onsemi and Penn State announced the signing of an $8 million memorandum of understanding (MOU) for a strategic collaboration that includes the creation of the Onsemi Silicon Carbide Crystal Center (SiC3) at Penn State's Materials Research Institute (MRI). onsemi will fund SiC3 800 thousand USD per year over the next 10 years.
Silicon carbide (SiC) is vital to the efficiency of electric vehicles (EVs), EV charging and energy infrastructure, and contributes to the decarbonisation of the global economy. In the late 1990s and early 2000s, research on SiC made significant progress, but has since declined in the US. This deal will put SiC crystal research in America back on the map.
In addition to conducting SiC-to-SiC3 research, Penn State and onsemi will raise awareness of the growing demand for technical jobs in the semiconductor industry. This is part of their efforts to increase their share of semiconductor manufacturing in the US. They will also partner in workforce development initiatives such as internship and co-op programs, and incorporate research into SiC and wide-gap crystals into the Penn State curriculum. The partnership with Penn State is part of onsemi's commitment to advancing STEAM (Science, Technology, Engineering, Arts and Mathematics) education, from helping K-12 students in underserved communities to university collaborations that support workforce development today and tomorrow.
Laura Weiss, Penn State's senior vice president for research, said the Penn State-Onsemi collaboration is a perfect match given the strengths of each organization.
"Onsemi is a proven innovator that provides a complete portfolio of intelligent power and sensing technologies to enable and accelerate sustainable solutions across multiple markets," said Weiss. “At the same time, Penn State ranks first in materials science and second in materials science, according to the National Science Foundation's research spending rankings. We have world-class nanofabrics and characterization equipment that support research on thin films, silicon carbide and other materials used in semiconductors and other technologies. These complementary opportunities between onsemi and Penn State will have a strong impact on research and development, economic growth and workforce development.”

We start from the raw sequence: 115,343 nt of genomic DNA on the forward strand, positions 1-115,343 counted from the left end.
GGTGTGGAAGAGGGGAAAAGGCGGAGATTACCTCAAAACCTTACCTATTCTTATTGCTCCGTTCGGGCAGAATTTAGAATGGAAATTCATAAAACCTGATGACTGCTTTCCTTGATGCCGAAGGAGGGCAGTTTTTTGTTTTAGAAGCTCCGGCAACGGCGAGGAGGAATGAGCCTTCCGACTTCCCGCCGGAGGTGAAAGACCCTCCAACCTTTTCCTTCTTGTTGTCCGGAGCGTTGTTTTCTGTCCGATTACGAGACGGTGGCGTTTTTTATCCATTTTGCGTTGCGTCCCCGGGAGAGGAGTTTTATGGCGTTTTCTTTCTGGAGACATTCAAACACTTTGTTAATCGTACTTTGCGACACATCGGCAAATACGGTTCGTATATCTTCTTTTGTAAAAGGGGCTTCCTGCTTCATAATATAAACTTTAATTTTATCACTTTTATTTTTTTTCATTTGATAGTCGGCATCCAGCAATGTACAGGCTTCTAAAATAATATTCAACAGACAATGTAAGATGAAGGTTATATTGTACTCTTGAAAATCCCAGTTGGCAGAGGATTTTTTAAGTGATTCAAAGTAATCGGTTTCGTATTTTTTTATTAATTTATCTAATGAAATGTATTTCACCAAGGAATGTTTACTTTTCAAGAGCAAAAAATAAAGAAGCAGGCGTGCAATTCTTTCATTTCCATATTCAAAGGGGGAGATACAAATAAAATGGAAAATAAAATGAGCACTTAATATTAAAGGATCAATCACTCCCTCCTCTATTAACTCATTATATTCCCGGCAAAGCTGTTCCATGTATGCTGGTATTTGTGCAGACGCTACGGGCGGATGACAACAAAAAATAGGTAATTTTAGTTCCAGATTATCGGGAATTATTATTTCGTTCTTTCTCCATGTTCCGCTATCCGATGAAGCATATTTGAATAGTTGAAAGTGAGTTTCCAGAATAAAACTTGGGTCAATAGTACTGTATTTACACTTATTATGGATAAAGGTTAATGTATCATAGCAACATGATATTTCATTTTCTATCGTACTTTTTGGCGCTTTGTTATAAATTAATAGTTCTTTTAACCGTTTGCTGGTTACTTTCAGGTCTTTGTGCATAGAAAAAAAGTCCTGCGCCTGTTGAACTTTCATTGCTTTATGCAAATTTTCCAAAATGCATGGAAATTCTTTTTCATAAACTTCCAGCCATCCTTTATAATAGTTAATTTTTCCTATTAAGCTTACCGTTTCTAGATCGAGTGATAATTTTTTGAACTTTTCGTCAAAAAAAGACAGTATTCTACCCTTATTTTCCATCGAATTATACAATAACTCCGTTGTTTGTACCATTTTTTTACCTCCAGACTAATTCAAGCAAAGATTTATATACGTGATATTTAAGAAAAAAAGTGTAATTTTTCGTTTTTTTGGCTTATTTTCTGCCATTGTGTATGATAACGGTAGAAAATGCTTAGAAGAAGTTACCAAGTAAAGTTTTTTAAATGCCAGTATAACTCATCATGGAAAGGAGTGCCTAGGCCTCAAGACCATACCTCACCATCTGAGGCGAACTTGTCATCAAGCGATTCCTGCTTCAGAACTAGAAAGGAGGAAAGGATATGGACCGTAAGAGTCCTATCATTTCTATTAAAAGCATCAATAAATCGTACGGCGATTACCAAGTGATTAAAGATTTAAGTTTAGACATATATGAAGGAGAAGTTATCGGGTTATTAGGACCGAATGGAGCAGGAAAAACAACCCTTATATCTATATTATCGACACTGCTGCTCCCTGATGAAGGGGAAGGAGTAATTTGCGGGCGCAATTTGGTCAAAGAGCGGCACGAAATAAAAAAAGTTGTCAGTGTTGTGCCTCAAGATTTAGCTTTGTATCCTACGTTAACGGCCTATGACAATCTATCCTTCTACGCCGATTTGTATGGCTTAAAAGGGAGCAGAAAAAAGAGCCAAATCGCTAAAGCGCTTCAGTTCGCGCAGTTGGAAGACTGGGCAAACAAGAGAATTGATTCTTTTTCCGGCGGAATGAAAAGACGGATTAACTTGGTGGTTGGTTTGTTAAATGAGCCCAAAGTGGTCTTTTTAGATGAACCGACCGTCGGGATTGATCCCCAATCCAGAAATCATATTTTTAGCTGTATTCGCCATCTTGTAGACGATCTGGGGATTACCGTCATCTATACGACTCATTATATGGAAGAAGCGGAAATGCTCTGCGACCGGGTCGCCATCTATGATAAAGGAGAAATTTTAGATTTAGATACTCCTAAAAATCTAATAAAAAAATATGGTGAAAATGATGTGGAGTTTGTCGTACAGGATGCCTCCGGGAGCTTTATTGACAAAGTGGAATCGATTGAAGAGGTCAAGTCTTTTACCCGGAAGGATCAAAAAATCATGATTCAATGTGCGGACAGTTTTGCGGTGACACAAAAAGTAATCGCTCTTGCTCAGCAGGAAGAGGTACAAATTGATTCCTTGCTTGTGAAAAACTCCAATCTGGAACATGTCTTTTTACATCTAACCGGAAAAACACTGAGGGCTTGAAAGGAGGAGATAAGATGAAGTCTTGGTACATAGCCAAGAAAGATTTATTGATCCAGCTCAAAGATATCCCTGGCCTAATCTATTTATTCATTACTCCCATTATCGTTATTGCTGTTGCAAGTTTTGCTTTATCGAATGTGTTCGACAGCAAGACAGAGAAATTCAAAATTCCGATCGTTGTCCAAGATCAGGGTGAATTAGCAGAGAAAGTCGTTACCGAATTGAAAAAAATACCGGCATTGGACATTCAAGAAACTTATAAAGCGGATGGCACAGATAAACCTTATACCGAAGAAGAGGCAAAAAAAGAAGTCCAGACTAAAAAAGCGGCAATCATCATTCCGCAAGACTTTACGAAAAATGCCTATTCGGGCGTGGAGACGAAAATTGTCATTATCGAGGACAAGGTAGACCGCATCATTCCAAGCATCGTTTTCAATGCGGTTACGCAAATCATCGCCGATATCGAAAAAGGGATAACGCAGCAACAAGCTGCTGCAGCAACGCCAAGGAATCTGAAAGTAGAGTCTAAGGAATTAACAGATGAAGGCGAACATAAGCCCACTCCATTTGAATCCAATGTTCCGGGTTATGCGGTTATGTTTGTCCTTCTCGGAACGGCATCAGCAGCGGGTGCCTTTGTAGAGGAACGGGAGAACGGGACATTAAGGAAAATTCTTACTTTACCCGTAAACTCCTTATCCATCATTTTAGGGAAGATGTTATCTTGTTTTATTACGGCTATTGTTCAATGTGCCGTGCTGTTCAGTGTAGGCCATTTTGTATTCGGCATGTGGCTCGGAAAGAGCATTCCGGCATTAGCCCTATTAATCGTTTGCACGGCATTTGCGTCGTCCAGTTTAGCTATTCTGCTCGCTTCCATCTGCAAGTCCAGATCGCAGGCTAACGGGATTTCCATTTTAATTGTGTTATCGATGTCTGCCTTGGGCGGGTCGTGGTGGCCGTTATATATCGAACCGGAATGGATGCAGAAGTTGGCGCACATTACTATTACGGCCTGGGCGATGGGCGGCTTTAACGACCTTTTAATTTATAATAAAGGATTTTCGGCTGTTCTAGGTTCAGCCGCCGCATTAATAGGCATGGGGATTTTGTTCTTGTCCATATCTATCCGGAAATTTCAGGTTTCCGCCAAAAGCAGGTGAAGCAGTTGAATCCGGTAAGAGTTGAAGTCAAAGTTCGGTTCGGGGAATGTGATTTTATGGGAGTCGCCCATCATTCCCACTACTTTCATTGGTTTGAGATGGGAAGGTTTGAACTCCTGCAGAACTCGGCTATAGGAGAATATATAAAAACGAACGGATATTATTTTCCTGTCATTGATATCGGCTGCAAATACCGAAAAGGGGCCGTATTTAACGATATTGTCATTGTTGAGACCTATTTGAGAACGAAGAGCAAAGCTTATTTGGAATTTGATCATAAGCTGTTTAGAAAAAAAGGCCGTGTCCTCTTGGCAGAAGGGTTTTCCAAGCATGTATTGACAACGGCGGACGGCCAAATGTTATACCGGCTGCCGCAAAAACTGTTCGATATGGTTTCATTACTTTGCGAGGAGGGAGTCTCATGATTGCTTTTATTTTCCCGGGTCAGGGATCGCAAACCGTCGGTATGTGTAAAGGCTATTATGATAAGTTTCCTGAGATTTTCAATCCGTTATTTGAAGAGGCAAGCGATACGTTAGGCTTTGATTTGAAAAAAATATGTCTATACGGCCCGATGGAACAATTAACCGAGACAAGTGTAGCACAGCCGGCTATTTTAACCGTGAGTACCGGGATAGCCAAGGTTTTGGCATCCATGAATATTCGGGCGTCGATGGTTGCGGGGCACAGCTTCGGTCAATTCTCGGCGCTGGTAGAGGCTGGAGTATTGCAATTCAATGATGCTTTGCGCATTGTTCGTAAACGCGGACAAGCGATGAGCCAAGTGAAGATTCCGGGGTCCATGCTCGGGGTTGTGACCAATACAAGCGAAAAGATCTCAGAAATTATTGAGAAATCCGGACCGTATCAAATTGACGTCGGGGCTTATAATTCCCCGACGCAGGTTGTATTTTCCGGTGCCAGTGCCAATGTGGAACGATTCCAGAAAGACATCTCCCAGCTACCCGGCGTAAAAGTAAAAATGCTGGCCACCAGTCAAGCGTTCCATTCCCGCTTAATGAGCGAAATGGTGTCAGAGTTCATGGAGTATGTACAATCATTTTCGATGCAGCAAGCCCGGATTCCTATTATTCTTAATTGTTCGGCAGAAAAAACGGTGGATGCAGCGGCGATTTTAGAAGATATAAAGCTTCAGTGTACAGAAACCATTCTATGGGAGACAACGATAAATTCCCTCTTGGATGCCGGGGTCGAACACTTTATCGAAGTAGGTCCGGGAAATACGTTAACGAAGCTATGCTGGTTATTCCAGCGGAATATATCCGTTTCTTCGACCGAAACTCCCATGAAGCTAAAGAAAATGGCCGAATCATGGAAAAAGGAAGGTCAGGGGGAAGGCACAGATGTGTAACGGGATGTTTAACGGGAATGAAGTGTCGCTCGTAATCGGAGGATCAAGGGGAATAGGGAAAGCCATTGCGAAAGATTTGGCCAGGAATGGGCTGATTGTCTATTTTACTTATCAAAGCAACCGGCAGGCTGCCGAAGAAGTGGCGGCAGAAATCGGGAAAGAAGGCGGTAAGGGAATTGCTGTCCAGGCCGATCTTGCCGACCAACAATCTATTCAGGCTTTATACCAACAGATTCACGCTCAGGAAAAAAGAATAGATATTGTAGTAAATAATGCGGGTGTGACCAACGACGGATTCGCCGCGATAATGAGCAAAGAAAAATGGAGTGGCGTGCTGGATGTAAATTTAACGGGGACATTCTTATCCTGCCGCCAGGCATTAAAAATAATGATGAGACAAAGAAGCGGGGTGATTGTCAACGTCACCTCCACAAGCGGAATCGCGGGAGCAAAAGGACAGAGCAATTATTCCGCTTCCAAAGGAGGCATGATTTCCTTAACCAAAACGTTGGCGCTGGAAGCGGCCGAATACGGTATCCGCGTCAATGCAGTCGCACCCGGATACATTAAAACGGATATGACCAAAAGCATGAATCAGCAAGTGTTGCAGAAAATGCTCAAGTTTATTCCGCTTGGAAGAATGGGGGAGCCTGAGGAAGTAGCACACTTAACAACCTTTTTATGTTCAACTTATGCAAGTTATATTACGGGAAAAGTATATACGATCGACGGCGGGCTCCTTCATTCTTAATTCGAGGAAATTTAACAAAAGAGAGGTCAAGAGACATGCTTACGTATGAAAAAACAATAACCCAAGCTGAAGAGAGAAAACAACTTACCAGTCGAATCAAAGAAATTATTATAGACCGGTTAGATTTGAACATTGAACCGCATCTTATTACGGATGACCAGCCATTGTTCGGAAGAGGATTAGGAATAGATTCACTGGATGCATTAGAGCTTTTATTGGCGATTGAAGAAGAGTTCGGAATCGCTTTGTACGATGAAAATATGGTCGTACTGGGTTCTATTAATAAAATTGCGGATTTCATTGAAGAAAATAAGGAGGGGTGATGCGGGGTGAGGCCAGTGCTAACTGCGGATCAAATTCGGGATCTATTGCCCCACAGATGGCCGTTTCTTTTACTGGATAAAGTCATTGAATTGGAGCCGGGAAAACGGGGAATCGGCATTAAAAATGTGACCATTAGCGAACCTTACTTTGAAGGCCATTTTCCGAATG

Penn State's capabilities make them an ideal academic partner for onsemi to advance advanced technologies in silicon crystal growth.
"Pennsylvania is uniquely positioned to rapidly establish a research program to grow silicon carbide crystals," Pawel said. Freundlich, Chief Technical Officer, Power Solutions Group, onsemi. "The university offers a wide range of capabilities based on ongoing materials research, wafer processing capabilities at its nanofabrication facility and a comprehensive suite of world-class metrology equipment."
The relationship developed over a period of due diligence, during which it became clear that their joint efforts would allow Penn State and onsemi to become leaders in SiC research.
"Over the next decade, this collaboration will position Penn State as a leading national resource for semiconductor science and workforce development," said Justin Schwartz, Penn State's executive vice president and provost. "This would not have been possible without the relationship-building efforts of Priya Babu, senior director of corporate and industry engagement, and the technical expertise of Joshua Robinson, professor of materials science and engineering, and their colleagues at onsemi."
Scott Allen, Vice President of University Relations, onsemi, added that "expanding Penn State's curriculum to offer specific courses in SiC and broadband gap technology will play a key role in achieving onsemi's strategic workforce development goals and will help achieve the American Semiconductor Workforce Goals outlined in the recently signed CHIPS and Science Act.”